2. 2. Emerging Offshore Chinese Renminbi Market June 14, 2012 Page 2 of 4The range or band within which CNY is allowed to with correspondent Hong Kong bankingfloat about the official PBOC rate had been relationships.established at 0.3% on a daily basis. But the band The CNH market has grown rapidly to the extentwas expanded to 0.5% as of May 2007. The band that some 135 Hong Kong institutions held somewas further expanded to 1.0% in April 2012, a policy 554.317 billion CNH, or the equivalent of $87.02that is expected to promote increased two-way billion USD, in time and demand deposits as ofinterest in trading the currency. March 2012. 4About CNH – RMB has been rather grossly Offshore FX market participants are, however,underutilized as a medium for international trade restricted from participating in the onshore CNYrelative to the significance of the Chinese economy. market with some exceptions. Specifically, QualifiedThe Chinese economy has grown rapidly in recent Foreign Institutional Investors (QFIIs) are grantedyears with 2011 GDP estimated at $11.29 trillion quotas to participate in specified onshore tradingand second only to U.S. GDP estimated at $15.04 and investment activities.trillion. 3 The PRC is the world’s largest exporter.Still, it is estimated that only 0.24% of international Certain corporate entities are allowed to participatetrade payments are denominated in RMB. in foreign direct investment (FDI) in PRC proper. Offshore corporate entities are permitted to transact RMB Held in Hong Kong Banks in CNY if the FX exchange is part of a cross-border (Billion USD Converted @ 6.37 RMB per USD) trade settlement process. By the same token, $120 150 onshore (or PRC domiciled) entities are generally Participating Institutions $100 constrained from participating in the CNH marketplace. $80 100 Billion USD $60 Because the CNH market is limited to Hong Kong domiciled entities or those holding a nostro account $40 50 in Hong Kong, the market is effectively regulated by $20 the Hong Kong Monetary Authority. However, the HKMA is not authorized to intervene in the market $0 0 and, therefore, the market is open and operates Apr-05 Sep-04 Aug-07 Mar-08 May-09 Sep-11 Oct-08 Feb-04 Nov-05 Jan-07 Feb-11 Jun-06 Dec-09 Jul-10 akin to the markets for other deliverable currencies in Hong Kong. Demand Deposits Time Deposits While the People’s Bank of China and the State Participating Institutions Administration of Foreign Exchange (SAFE) regulate Source: Hong Kong Monetary Authority onshore CNY markets, they have no direct oversight in Hong Kong. Still, these bodies regulate RMBAs a result, concerted steps have been taken to flows between onshore and offshore accounts and,“internationalize” the RMB. This began with a therefore, may affect the supply and liquidity of CNHDecember 2008 announcement from Premier Wen of as well as the alignment between CNH and CNYa pilot program for cross border trade settlement of rates.RMB with Hong Kong, Macau and other ASEANcountries. The RMB became officially deliverable in Different Markets – While there is but a singleHong Kong on July 19, 2010 with a joint Chinese renminbi, the onshore and offshoreannouncement between the PBOC and HKMA. Thus, environments for trading CNY and CNH arethe market for CNH was officially commenced. sufficiently insulated one from the other that two distinct markets have emerged for the twoAny offshore corporate entity or individual investor variations on the general theme.is allowed to buy, hold or sell CNH. Corporate orindividual investors not domiciled in Hong Kong may Thus, we observe somewhat different exchangeparticipate in CNH markets by establishing CNH rates in the CNY vs. CNH markets by design. Largedenominated nostro or non-resident accounts in divergences may motivate cross-border flows ofHong Kong, frequently facilitated by a local bank funds which will ensure convergence in the longer 4 Hong Kong Monetary Authority (HKMA) Monthly3 CIA World Factbook at hyperlink: Statistical Bulletin (May 2012, Issue No. 213) at https://www.cia.gov/library/publications/the-world- hyperlink http://www.hkma.gov.hk/eng/market-data- factbook/rankorder/2001rank.html and-statistics/monthly-statistical-bulletin/table.shtml
  3. 3. Emerging Offshore Chinese Renminbi Market June 14, 2012 Page 3 of 4term. But in the shorter term, divergent supply and The service covers check clearing, an automateddemand factors may create short term disconnects, system for remittance processing and RMB banknoting that the supply of CNH remains relatively card payments as well as interbank payments.limited compared to CNY. Banks can square their RMB positions on a Payment versus Payment (PVP) basis. It further permits Onshore & Offshore Chinese Yuan USD/RMB, HKD/RMB and EUR/RMB transactions to (CNY & CNH) be concluded on a PVP basis. 6.9 0.15 6.8 0.10 Participating banks are allowed to convert foreignChinese Yuan per 1 USD currency into RMB and vice-versa by buying or CNH-CNY Spread 6.7 0.05 selling the foreign currency with BOC at the onshore 6.6 0.00 exchange rate if the RMB is related to trade flows. BOC then squares their positions by buying or selling 6.5 -0.05 currency with PBOC in Shanghai vs. RMB. Thus, 6.4 -0.10 RMB may be transferred between onshore and offshore sources. 6.3 -0.15 6.2 -0.20 PBOC has an annual quota of CNY 8 billion as well as a quarterly conversion quota for BOC. A quarterly Aug-10 Jun-11 Oct-10 Apr-11 Aug-11 Oct-11 Apr-12 Feb-11 Feb-12 Dec-10 Dec-11 settlement quota of CNY 4.0 billion may be transacted with BOC. In the event that this quota is USDCNY USDCNH CNH-CNY Spread exceeded, HKMA has a currency swap line with PBOC to provide emergency liquidity.Further adding to the complexity, we may alsoreference the traditional offshore market for RMB in As of the conclusion of 2011, HKMA reported that athe form of USD settled non-deliverable forwards total of 187 banks participated in the RMB clearing(NDFs). These NDFs tend to trade independently of platform in HK. Some 165 of these banks wereboth onshore CNY and offshore CNH. Further, some branches and subsidiaries of foreign banks andcurrent account trade transactions entered into by overseas presence of Chinese banks.offshore corporate entities may be settled at yetanother distinct rate, sometimes referred to as The RTGS system can now handle a global payment“CNT.” network covering more than 30 countries across 6 continents. There are over 900 RMB correspondentPricing differentials observed in the various RMB banking accounts with banks in HK to meet themarkets are a reflection of the comparative increasing demand of offshore RMB business fromdifficulties associated with cross-border transfers. their local customers.Ultimately, the market valuation differentials shouldconverge to zero once the flows are fully convertible Looking Forward - Hong Kong now stands out asbetween onshore and offshore markets. the largest offshore RMB trading center with approximately 81% of all RMB payments passing viaOperational and Settlement Issues – The RMB Hong Kong facilities.settlement system in Hong Kong is administeredunder the auspices of HKMA. The service uses the Hong Kong financial institutions now offer a wideHong Kong Real Time Gross Settlement (RTGS) range of RMB-denominated retail banking servicesinfrastructure, which is further deployed for the including deposit-taking, currency exchange,settlement of Hong Kong dollars (HKD), USD and remittance, debit and credit cards, checks,Euros along with the Central Clearing and subscription and trading of RMB-denominated fixedSettlement System (CCASS). RTGS is operated by income securities as well as RMB settlement.HK Interbank Clearing Ltd. RMB-denominated capital markets are developingThe Bank of China (BOC) Hong Kong acts as the and expanding quickly in Hong Kong. Trading in so-central clearing bank for the RMB Settlement called Dim Sum bonds, or RMB-denominated bondsSystem. Hong Kong banks wishing to use the issued in Hong Kong, rose from RMB 200 million inservice open accounts with BOC and payments are January 2011 to RMB 3 billion in July 2011. In Aprilcleared across those accounts. 2011, the first RMB-denominated IPO was listed on the Hong Kong Exchange by Hui Xian, part of Cheung Kong Group.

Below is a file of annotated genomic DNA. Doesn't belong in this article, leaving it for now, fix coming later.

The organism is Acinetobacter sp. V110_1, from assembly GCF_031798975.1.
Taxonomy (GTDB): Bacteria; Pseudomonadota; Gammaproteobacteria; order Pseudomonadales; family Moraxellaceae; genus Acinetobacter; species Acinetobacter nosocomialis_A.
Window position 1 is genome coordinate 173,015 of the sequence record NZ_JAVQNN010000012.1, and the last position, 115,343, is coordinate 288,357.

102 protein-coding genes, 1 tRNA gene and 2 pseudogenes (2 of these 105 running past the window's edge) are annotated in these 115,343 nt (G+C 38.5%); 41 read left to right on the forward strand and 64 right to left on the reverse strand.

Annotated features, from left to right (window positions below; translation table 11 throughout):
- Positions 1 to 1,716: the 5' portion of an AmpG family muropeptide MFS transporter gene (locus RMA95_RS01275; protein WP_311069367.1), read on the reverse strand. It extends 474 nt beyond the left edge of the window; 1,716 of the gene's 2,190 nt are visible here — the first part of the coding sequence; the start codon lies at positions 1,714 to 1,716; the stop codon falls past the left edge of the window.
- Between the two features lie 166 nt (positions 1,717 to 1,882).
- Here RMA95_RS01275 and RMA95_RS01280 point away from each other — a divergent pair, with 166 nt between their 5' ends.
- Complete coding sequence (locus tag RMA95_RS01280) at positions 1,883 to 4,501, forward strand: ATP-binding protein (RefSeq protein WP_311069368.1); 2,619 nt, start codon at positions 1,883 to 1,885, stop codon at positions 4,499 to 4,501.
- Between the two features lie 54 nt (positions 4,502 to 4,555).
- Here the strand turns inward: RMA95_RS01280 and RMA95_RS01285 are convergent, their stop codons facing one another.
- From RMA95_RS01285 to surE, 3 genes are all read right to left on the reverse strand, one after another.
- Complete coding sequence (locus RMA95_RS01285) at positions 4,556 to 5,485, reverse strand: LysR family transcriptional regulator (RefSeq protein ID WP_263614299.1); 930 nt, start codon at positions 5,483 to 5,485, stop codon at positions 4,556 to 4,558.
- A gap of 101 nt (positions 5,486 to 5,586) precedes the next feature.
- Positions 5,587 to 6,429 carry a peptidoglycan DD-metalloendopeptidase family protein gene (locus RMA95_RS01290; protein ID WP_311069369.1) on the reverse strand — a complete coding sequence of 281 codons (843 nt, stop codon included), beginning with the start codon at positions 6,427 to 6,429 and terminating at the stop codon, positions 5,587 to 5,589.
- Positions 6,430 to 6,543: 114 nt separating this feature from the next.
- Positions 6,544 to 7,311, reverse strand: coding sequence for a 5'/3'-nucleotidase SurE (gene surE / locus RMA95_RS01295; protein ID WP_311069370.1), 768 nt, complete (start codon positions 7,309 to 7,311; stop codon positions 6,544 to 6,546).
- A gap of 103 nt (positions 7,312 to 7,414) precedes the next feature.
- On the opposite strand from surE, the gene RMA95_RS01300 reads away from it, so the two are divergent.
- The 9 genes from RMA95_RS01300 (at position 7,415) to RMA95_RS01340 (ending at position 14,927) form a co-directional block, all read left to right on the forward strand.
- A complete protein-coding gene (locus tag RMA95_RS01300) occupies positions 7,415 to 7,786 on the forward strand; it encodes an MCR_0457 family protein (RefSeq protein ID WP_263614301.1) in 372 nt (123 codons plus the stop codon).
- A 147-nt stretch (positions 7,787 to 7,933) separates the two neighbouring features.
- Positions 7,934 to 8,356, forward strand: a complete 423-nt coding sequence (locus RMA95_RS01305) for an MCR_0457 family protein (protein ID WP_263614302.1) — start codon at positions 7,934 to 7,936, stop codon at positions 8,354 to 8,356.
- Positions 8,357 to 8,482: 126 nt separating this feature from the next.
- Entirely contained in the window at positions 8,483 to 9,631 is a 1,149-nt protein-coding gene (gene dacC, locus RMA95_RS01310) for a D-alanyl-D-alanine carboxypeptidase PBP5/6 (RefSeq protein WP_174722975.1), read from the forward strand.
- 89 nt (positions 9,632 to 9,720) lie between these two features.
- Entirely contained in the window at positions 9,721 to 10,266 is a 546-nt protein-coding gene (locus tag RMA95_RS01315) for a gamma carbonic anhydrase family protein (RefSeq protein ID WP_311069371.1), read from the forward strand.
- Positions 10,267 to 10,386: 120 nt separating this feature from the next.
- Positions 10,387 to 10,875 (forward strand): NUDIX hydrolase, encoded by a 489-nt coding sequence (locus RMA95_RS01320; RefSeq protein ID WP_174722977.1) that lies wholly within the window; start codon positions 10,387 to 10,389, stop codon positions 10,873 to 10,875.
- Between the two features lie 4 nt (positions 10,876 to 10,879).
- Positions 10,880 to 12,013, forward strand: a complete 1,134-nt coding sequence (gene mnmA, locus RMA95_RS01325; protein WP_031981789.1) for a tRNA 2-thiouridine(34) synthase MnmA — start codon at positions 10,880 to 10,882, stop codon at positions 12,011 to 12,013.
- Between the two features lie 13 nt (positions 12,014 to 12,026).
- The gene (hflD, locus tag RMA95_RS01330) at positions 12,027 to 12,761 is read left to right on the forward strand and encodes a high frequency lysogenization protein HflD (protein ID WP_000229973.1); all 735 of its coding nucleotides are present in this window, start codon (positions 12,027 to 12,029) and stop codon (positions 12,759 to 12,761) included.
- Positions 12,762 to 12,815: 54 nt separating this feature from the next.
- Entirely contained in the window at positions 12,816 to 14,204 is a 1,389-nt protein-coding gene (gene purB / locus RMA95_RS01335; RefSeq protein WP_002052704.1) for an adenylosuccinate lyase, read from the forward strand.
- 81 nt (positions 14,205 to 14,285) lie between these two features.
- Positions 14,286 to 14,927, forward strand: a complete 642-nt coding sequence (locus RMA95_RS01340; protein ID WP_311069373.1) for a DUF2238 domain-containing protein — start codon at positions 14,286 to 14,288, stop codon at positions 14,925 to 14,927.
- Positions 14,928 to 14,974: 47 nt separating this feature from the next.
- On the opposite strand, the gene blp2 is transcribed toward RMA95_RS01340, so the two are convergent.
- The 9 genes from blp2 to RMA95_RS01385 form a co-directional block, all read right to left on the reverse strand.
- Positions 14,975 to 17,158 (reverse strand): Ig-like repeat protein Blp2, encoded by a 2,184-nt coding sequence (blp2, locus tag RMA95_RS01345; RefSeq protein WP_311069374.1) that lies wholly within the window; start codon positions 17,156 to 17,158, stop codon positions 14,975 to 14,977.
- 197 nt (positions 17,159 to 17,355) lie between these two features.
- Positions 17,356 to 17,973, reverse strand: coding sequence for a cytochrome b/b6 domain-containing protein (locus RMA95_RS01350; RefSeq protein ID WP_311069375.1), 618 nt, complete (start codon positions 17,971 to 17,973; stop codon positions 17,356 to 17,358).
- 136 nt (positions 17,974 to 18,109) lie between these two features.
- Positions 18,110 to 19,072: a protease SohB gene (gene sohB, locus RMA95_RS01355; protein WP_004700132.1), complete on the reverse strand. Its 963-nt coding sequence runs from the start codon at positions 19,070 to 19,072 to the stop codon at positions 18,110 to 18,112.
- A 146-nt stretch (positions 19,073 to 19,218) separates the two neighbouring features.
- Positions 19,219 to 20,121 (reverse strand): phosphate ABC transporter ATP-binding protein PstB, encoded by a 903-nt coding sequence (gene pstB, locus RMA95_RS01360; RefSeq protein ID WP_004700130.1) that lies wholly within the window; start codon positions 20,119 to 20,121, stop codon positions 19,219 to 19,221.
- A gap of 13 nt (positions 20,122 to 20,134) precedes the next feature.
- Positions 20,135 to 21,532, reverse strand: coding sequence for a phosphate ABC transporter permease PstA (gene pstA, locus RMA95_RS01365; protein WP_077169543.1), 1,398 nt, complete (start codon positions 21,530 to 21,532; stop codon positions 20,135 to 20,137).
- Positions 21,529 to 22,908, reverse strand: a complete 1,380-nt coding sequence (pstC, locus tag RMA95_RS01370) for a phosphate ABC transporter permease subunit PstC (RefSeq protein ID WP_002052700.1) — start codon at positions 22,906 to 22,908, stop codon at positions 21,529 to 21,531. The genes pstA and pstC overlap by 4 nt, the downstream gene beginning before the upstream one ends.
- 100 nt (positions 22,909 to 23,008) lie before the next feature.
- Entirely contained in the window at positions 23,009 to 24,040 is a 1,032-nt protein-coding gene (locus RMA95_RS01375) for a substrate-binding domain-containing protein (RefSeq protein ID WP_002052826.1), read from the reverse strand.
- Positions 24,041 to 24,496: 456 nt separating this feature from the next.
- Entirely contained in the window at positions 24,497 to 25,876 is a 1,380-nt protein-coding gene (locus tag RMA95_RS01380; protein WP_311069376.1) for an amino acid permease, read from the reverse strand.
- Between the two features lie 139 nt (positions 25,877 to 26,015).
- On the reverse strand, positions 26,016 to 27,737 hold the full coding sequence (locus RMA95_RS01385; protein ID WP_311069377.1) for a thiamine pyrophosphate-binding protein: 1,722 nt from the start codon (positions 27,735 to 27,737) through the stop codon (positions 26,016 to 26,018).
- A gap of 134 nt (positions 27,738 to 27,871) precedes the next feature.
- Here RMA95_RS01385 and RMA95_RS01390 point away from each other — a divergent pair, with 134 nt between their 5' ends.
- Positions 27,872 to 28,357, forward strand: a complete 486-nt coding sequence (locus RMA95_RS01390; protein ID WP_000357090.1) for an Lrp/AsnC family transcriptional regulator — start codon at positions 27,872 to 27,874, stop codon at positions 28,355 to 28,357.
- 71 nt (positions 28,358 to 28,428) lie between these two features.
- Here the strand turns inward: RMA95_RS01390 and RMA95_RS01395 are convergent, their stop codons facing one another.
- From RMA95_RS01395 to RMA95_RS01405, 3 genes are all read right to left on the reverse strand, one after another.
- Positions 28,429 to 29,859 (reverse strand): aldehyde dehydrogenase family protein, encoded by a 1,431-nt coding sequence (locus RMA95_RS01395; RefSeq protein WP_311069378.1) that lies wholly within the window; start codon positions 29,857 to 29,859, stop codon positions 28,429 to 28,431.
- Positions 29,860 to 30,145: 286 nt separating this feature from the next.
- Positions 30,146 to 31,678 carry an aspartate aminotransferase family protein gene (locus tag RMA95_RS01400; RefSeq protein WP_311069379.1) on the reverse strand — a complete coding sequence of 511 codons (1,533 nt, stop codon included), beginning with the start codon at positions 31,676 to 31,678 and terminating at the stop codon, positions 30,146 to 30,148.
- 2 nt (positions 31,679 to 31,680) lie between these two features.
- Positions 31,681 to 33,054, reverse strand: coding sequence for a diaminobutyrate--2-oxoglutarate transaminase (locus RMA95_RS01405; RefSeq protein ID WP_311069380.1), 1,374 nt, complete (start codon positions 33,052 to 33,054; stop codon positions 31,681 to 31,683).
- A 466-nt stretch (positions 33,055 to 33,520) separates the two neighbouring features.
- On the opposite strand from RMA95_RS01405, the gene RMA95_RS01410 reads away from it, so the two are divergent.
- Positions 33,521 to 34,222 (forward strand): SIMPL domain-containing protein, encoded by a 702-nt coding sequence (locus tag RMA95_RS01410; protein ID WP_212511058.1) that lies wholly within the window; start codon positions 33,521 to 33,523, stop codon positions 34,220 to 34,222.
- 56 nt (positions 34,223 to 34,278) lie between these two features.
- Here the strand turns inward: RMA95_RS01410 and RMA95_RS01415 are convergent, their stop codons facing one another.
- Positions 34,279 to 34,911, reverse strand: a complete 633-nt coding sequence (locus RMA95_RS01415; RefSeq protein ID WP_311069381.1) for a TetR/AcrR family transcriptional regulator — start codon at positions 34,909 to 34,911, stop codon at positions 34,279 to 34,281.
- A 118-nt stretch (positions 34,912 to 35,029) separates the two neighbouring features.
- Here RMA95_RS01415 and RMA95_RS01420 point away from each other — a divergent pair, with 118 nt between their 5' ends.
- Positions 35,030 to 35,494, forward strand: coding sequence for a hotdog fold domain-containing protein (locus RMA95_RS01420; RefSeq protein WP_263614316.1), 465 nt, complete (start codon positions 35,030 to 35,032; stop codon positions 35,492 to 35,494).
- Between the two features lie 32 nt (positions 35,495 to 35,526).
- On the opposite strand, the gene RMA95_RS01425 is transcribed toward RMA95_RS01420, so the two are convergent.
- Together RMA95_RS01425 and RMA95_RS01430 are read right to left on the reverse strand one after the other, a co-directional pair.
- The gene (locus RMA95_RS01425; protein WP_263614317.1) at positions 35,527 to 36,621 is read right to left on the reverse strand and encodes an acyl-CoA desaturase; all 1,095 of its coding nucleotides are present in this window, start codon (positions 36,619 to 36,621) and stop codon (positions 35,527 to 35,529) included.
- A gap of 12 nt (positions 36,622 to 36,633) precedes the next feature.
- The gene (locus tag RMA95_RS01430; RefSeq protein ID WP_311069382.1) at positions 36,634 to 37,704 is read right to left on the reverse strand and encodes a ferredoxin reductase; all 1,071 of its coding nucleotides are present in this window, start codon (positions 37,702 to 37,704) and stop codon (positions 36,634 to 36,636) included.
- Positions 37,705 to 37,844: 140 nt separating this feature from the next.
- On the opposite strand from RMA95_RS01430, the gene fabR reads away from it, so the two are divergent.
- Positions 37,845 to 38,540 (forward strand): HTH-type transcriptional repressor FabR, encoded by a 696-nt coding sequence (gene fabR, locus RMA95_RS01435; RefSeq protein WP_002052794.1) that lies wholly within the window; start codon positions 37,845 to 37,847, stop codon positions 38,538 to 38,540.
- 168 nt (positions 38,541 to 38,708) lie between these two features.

4. 4. Emerging Offshore Chinese Renminbi Market June 14, 2012 Page 4 of 4In June 2011, more than 900 financial institutions in world economic stage. These developments meritover 70 countries, engaged in RMB transactions close consideration in light of the economicacross various financial markets. Projections from significance of the PRC now and continuing into theSWIFT suggest that trading in RMB will account for future.upwards to 5% of the FX spot and derivativesbusiness by 2020, up from the current level of For more information, please contact …0.9%. Derek Sammann, Sr. Managing DirectorThe City of London has been positioning itself as the Interest Rate & FX Productsnext major offshore RMB center with government 312-466-7454, derek.sammann@cmegroup.comofficials and key market participants on both sidesmeeting on a regular basis to discuss how best to Sandra Ro, Executive Directordevelop this market. In January 2012, U.K. FX Research & Product DevelopmentTreasury and HKMA officials launched a joint private +44 203-379-3789, sandra.ro@cmegroup.comsector forum that aims to improve cooperationbetween the UK and Hong Kong to support the K.C. Lam, Executive Directordevelopment of offshore RMB trading. FX Products 656-593-5561, kc.lam@cmegroup.comConclusion – The rapid emergence of offshoretrading in Chinese renminbi (the “CNH” market) John W. Labuszewski, Managing Directordomiciled in Hong Kong represents a significant Financial Research & Product Developmentdevelopment towards the internationalization of the 312-466-7469, jlab@cmegroup.comRMB as the PRC continues to assert itself on theCopyright 2012 CME Group All Rights Reserved. Futures trading is not suitable for all investors, and involves the risk of loss. Futuresare a leveraged investment, and because only a percentage of a contract’s value is required to trade, it is possible to lose more than theamount of money deposited for a futures position. Therefore, traders should only use funds that they can afford to lose without affectingtheir lifestyles. And only a portion of those funds should be devoted to any one trade because they cannot expect to profit on every trade.All examples in this brochure are hypothetical situations, used for explanation purposes only, and should not be considered investmentadvice or the results of actual market experience.”Swaps trading is not suitable for all investors, involves the risk of loss and should only be undertaken by investors who are ECPs within themeaning of section 1(a)12 of the Commodity Exchange Act. Swaps are a leveraged investment, and because only a percentage of acontract’s value is required to trade, it is possible to lose more than the amount of money deposited for a swaps position. Therefore, tradersshould only use funds that they can afford to lose without affecting their lifestyles. And only a portion of those funds should be devoted toany one trade because they cannot expect to profit on every trade.CME Group is a trademark of CME Group Inc. The Globe logo, E-mini, Globex, CME and Chicago Mercantile Exchange are trademarks ofChicago Mercantile Exchange Inc. Chicago Board of Trade is a trademark of the Board of Trade of the City of Chicago, Inc. NYMEX is atrademark of the New York Mercantile Exchange, Inc.The information within this document has been compiled by CME Group for general purposes only and has not taken into account thespecific situations of any recipients of the information. CME Group assumes no responsibility for any errors or omissions. Additionally, allexamples contained herein are hypothetical situations, used for explanation purposes only, and should not be considered investment adviceor the results of actual market experience. All matters pertaining to rules and specifications herein are made subject to and are supersededby official CME, NYMEX and CBOT rules. Current CME/CBOT/NYMEX rules should be consulted in all cases before taking any action.